If you love nature but also want to find out how you can enjoy the Spring and Summer and embrace the outdoors whilst minimising the effects of your hay fever read on…
Simple tasks like going for a walk, run or gardening when you have hay fever can become almost impossible during the hay fever season.
Just being told to take antihistamines, stay indoors with the windows shut and avoid all those glorious spring and summer evenings is soul destroying… but it might not be the only tactic available.
BBC Countryfile diaries commissioned a special programme, specifically about the rise in season allergies to tree pollens to explore why we are seeing so many more people with hay fever and what people might be able to do to prevent too much suffering.
Please all set your recorders to tape Countryfile Diaries on Monday 20th May at 9.15 am, just after the news.
Boy am I showing my age there. Do people still ‘tape’ things any more? 😉
If you don’t work then you can watch it live and it will also be available on catchup for anyone who misses it.
I can’t tell you anything at all about it…or I’d have to kill you, just that I have a starring role with the beautiful weather girl from Look North, Keeley Donovan, in a special programme about seasonal allergies. There was also a very knowledgeable garden advisor who explored our jungle of a garden for potential high pollen plants and trees and had loads of useful advice.
I’m allergic to birch and hazel tree pollen and also to grass so usually pretty much hay fever all year for me 🙁 and if it’s not hay fever it’s dust!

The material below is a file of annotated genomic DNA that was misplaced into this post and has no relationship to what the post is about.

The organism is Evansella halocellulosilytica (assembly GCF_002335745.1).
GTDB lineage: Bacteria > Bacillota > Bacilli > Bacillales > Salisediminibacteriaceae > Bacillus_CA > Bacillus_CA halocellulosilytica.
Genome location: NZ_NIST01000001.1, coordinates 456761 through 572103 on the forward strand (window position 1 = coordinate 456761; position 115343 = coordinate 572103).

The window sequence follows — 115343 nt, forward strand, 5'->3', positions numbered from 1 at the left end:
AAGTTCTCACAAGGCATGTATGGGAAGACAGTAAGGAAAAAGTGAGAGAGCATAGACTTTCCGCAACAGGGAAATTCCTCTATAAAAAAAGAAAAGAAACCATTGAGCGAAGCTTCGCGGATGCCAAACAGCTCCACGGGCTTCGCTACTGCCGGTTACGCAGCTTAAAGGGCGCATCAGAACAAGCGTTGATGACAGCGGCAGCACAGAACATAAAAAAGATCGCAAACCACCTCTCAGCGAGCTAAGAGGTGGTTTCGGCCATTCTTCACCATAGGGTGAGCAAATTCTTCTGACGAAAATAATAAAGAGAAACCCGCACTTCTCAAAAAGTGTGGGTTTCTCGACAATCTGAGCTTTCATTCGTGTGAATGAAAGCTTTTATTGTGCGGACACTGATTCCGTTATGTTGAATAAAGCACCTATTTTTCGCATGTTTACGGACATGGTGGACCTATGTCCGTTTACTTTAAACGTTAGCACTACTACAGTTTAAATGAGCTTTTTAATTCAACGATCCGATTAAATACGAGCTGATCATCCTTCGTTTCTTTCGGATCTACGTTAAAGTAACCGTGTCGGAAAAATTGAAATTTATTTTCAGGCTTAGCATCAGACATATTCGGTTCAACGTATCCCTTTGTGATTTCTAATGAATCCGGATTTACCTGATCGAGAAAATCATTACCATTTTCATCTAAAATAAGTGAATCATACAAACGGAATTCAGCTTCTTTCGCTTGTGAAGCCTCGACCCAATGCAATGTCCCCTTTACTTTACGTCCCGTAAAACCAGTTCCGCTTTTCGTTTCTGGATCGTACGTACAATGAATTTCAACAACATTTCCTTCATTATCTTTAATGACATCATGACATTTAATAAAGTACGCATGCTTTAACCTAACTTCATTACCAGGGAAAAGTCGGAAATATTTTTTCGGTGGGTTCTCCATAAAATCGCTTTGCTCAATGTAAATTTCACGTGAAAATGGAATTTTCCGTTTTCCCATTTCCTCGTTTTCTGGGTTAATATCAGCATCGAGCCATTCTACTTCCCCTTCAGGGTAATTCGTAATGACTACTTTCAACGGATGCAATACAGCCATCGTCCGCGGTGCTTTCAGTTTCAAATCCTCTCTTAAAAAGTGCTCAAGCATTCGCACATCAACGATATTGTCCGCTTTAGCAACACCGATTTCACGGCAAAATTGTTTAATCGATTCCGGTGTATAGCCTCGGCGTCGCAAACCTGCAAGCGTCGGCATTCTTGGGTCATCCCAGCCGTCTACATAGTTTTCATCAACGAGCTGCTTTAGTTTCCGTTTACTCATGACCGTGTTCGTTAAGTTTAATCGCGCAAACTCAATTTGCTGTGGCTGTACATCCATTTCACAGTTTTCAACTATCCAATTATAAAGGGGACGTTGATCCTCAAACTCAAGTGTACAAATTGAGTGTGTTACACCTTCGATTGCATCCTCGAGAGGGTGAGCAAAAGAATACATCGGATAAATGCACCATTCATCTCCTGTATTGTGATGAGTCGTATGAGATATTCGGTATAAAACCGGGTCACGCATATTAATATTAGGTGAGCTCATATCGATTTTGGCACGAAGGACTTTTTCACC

Tree pollen allergies can also cross react with some fruit which is called oral allergy syndrome. This can cause itching, irritation and a rash around the mouth, face and lips if you eat certain foods that the body identifies as similar to the tree pollen you’re allergic to.
You can find out more about oral allergy syndrome or pollen food syndrome on the Allergy UK website.
I also found this useful “Chart with pollens and their cross reactors” on the Allergic Living website.
This explains why I also have problems with celery and tomato, both causing me quite unpleasant reactions, but not the risk of anaphylaxis, thankfully. Oral allergy syndrome, whilst being painful and inconvenient for many, is not life threatening. These are not technically allergies, like my diagnosed allergies to nuts, dairy, wheat and soya, but I still avoid them like the plague because the reactions I get are pretty horrible.
You can read more about this in, “Surely you can’t have hay fever all year round?” in my allergy diary for Foods Matter.
I learnt so much from just an afternoon and have so many things that I can now try to do to reduce the effects of my hay fever.
I will be telling you all what I learnt after the programme in a future blog “20 things you can do to reduce the effects of hay fever” .
You’ll all just have to watch it to find out how to enjoy the summer in your garden whilst reducing and minimising the pain and frustration of hay fever.
Don’t forget, it will be on Countryfile Diaries on BBC1, 9.15am, after the news on Friday 20th May.